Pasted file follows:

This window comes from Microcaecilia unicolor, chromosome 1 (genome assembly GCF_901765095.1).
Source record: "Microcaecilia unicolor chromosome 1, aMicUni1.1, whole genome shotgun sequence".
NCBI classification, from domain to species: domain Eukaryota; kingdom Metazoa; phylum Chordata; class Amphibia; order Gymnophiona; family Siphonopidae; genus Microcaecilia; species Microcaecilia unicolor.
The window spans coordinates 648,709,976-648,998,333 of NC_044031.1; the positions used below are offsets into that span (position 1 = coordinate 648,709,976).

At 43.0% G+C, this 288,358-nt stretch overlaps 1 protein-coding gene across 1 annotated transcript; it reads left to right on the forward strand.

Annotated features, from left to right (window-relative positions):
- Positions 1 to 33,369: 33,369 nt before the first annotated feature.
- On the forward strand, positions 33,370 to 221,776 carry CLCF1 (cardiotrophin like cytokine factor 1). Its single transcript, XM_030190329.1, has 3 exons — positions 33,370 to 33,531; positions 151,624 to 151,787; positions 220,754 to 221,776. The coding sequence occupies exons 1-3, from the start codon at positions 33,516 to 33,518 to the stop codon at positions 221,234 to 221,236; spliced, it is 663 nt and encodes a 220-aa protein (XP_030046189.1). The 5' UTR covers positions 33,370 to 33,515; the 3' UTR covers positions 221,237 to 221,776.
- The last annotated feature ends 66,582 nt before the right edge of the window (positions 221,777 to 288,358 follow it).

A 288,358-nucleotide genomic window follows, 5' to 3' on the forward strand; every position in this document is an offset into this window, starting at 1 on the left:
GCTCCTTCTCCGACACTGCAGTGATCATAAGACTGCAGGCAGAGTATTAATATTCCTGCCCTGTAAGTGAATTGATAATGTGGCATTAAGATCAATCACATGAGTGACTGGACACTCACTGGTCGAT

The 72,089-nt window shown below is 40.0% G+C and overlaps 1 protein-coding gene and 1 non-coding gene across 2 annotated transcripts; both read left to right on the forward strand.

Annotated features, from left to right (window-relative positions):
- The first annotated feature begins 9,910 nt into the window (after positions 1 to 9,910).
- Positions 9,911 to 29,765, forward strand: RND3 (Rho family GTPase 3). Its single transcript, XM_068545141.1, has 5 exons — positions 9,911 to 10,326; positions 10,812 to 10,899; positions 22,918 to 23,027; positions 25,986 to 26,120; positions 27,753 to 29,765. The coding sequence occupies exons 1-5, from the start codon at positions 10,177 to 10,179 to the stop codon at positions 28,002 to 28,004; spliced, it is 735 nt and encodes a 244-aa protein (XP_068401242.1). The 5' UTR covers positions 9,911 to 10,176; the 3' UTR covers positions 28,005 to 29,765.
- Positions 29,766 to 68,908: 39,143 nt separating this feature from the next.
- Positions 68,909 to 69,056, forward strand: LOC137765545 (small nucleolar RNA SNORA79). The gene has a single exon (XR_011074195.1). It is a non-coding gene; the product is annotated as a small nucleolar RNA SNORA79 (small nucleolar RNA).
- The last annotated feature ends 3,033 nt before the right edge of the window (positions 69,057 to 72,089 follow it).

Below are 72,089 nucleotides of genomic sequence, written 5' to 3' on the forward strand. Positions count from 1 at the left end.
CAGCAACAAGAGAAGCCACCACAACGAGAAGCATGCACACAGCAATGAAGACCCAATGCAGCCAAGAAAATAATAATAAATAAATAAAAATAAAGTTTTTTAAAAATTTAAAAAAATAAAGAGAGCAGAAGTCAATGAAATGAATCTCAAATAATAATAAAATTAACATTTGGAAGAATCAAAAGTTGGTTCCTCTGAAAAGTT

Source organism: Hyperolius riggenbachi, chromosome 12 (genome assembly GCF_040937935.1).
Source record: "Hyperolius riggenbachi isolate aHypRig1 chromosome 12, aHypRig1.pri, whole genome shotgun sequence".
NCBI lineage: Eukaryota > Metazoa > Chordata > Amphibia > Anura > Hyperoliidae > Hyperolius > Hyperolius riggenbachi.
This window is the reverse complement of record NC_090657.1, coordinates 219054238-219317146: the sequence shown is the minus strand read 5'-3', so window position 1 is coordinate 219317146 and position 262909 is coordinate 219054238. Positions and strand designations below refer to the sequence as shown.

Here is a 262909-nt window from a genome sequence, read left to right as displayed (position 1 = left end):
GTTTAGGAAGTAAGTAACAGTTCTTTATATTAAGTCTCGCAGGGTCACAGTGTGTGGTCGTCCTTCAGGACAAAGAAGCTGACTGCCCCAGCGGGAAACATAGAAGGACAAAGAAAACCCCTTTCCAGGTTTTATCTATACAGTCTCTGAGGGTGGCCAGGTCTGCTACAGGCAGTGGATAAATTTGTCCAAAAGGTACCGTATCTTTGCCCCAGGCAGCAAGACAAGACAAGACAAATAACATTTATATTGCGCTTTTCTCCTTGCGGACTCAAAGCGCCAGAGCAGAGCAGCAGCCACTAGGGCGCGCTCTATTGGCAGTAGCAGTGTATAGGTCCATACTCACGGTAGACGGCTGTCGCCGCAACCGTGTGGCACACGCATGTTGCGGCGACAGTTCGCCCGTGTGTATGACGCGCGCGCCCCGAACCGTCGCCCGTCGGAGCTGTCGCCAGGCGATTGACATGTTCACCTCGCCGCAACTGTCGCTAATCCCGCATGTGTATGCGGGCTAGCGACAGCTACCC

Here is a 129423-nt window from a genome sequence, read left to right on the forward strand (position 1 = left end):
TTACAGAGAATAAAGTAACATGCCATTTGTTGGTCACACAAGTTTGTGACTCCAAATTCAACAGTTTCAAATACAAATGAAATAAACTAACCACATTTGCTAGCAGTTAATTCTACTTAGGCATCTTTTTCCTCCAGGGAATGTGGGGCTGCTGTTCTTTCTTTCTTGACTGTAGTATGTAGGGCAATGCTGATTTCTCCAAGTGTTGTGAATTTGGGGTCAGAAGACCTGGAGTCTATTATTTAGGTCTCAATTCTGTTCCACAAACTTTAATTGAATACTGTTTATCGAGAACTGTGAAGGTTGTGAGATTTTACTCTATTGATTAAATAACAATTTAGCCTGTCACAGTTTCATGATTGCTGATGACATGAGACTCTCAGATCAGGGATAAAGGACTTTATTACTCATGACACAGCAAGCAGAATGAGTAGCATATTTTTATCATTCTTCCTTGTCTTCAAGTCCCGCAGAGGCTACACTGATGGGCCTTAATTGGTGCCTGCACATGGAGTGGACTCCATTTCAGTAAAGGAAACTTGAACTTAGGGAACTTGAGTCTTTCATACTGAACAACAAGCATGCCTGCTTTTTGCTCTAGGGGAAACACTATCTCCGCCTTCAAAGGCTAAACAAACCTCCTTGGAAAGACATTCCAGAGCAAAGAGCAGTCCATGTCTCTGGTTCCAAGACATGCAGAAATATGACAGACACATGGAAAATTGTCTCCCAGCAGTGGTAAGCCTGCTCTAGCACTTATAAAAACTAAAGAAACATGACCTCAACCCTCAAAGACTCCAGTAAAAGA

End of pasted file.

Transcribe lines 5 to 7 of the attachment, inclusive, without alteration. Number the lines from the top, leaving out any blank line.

At 43.0% G+C, this 288,358-nt stretch overlaps 1 protein-coding gene across 1 annotated transcript; it reads left to right on the forward strand.

Annotated features, from left to right (window-relative positions):
- Positions 1 to 33,369: 33,369 nt before the first annotated feature.